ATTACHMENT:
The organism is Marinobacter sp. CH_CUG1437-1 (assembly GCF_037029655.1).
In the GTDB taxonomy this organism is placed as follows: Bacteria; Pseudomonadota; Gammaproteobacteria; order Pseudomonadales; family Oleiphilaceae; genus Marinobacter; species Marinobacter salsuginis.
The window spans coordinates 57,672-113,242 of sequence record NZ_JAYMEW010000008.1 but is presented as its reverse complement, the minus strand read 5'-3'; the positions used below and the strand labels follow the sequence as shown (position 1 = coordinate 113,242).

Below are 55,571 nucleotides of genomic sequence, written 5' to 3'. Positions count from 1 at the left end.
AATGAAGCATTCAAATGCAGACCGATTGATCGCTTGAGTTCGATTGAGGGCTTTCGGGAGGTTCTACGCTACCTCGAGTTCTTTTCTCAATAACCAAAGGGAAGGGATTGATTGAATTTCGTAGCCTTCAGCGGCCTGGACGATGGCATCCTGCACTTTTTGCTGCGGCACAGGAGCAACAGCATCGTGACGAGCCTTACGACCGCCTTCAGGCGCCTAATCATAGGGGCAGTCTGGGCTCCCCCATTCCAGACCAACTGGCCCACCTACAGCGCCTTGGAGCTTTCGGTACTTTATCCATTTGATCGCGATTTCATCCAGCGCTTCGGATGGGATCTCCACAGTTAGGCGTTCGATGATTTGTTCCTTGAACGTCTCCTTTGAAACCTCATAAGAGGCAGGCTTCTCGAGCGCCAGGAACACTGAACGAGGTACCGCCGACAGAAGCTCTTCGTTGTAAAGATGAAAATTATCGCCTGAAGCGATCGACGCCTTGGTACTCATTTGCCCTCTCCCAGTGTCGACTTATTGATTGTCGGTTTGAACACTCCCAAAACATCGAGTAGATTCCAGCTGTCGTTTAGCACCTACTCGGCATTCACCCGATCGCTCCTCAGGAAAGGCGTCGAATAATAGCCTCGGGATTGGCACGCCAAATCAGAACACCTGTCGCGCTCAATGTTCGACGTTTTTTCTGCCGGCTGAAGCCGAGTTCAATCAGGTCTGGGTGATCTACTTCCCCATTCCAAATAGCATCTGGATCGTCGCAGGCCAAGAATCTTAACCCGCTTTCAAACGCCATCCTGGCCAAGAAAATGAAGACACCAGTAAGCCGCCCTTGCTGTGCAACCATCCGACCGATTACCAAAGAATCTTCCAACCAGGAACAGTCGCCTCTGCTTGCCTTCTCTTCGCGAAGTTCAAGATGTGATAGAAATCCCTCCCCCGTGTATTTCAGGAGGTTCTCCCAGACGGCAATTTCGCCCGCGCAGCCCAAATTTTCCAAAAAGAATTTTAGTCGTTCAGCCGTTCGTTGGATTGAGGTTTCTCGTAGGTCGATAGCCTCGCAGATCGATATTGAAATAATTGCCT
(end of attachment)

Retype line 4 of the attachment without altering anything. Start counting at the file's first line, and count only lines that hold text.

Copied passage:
Below are 55,571 nucleotides of genomic sequence, written 5' to 3'. Positions count from 1 at the left end.